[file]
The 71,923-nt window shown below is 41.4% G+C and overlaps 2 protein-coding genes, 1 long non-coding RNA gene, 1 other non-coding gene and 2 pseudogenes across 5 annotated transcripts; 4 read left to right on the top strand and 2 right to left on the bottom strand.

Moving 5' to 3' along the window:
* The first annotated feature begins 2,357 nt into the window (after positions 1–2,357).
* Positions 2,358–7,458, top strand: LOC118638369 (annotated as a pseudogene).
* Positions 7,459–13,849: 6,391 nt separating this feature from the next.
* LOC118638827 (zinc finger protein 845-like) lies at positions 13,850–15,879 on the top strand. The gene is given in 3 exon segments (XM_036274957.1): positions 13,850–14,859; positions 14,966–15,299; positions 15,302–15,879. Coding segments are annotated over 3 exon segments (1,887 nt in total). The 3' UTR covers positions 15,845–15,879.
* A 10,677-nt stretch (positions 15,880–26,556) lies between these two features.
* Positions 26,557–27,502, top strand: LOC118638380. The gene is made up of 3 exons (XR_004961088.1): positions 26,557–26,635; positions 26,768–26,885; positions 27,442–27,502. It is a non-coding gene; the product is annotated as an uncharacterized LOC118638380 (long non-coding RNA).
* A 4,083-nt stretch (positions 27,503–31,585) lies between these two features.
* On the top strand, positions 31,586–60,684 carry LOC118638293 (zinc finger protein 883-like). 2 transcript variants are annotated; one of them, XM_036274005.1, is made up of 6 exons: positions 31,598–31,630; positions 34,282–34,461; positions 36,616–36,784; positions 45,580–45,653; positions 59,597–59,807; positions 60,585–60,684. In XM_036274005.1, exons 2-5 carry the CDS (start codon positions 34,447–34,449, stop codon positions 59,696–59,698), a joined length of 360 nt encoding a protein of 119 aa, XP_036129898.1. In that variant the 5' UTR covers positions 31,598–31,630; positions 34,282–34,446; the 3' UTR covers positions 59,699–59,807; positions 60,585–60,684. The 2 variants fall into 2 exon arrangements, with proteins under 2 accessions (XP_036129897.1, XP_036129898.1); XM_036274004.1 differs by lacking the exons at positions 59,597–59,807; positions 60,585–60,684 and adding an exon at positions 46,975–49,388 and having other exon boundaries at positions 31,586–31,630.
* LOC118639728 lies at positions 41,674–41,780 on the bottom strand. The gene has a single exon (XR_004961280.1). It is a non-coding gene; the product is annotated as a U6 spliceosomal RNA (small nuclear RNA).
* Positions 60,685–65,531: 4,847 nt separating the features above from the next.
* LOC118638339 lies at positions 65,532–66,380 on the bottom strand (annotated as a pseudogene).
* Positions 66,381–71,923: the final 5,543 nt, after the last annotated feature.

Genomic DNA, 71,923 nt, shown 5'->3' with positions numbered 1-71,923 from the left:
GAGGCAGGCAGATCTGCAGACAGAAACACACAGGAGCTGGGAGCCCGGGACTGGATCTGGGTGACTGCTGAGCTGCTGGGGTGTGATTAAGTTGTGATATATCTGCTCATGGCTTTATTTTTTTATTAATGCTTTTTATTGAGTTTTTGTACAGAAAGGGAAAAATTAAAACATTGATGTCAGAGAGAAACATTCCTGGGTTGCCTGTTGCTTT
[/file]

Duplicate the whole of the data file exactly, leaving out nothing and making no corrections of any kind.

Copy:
The 71,923-nt window shown below is 41.4% G+C and overlaps 2 protein-coding genes, 1 long non-coding RNA gene, 1 other non-coding gene and 2 pseudogenes across 5 annotated transcripts; 4 read left to right on the top strand and 2 right to left on the bottom strand.

Moving 5' to 3' along the window:
* The first annotated feature begins 2,357 nt into the window (after positions 1–2,357).
* Positions 2,358–7,458, top strand: LOC118638369 (annotated as a pseudogene).
* Positions 7,459–13,849: 6,391 nt separating this feature from the next.
* LOC118638827 (zinc finger protein 845-like) lies at positions 13,850–15,879 on the top strand. The gene is given in 3 exon segments (XM_036274957.1): positions 13,850–14,859; positions 14,966–15,299; positions 15,302–15,879. Coding segments are annotated over 3 exon segments (1,887 nt in total). The 3' UTR covers positions 15,845–15,879.
* A 10,677-nt stretch (positions 15,880–26,556) lies between these two features.
* Positions 26,557–27,502, top strand: LOC118638380. The gene is made up of 3 exons (XR_004961088.1): positions 26,557–26,635; positions 26,768–26,885; positions 27,442–27,502. It is a non-coding gene; the product is annotated as an uncharacterized LOC118638380 (long non-coding RNA).
* A 4,083-nt stretch (positions 27,503–31,585) lies between these two features.
* On the top strand, positions 31,586–60,684 carry LOC118638293 (zinc finger protein 883-like). 2 transcript variants are annotated; one of them, XM_036274005.1, is made up of 6 exons: positions 31,598–31,630; positions 34,282–34,461; positions 36,616–36,784; positions 45,580–45,653; positions 59,597–59,807; positions 60,585–60,684. In XM_036274005.1, exons 2-5 carry the CDS (start codon positions 34,447–34,449, stop codon positions 59,696–59,698), a joined length of 360 nt encoding a protein of 119 aa, XP_036129898.1. In that variant the 5' UTR covers positions 31,598–31,630; positions 34,282–34,446; the 3' UTR covers positions 59,699–59,807; positions 60,585–60,684. The 2 variants fall into 2 exon arrangements, with proteins under 2 accessions (XP_036129897.1, XP_036129898.1); XM_036274004.1 differs by lacking the exons at positions 59,597–59,807; positions 60,585–60,684 and adding an exon at positions 46,975–49,388 and having other exon boundaries at positions 31,586–31,630.
* LOC118639728 lies at positions 41,674–41,780 on the bottom strand. The gene has a single exon (XR_004961280.1). It is a non-coding gene; the product is annotated as a U6 spliceosomal RNA (small nuclear RNA).
* Positions 60,685–65,531: 4,847 nt separating the features above from the next.
* LOC118638339 lies at positions 65,532–66,380 on the bottom strand (annotated as a pseudogene).
* Positions 66,381–71,923: the final 5,543 nt, after the last annotated feature.

Genomic DNA, 71,923 nt, shown 5'->3' with positions numbered 1-71,923 from the left:
GAGGCAGGCAGATCTGCAGACAGAAACACACAGGAGCTGGGAGCCCGGGACTGGATCTGGGTGACTGCTGAGCTGCTGGGGTGTGATTAAGTTGTGATATATCTGCTCATGGCTTTATTTTTTTATTAATGCTTTTTATTGAGTTTTTGTACAGAAAGGGAAAAATTAAAACATTGATGTCAGAGAGAAACATTCCTGGGTTGCCTGTTGCTTT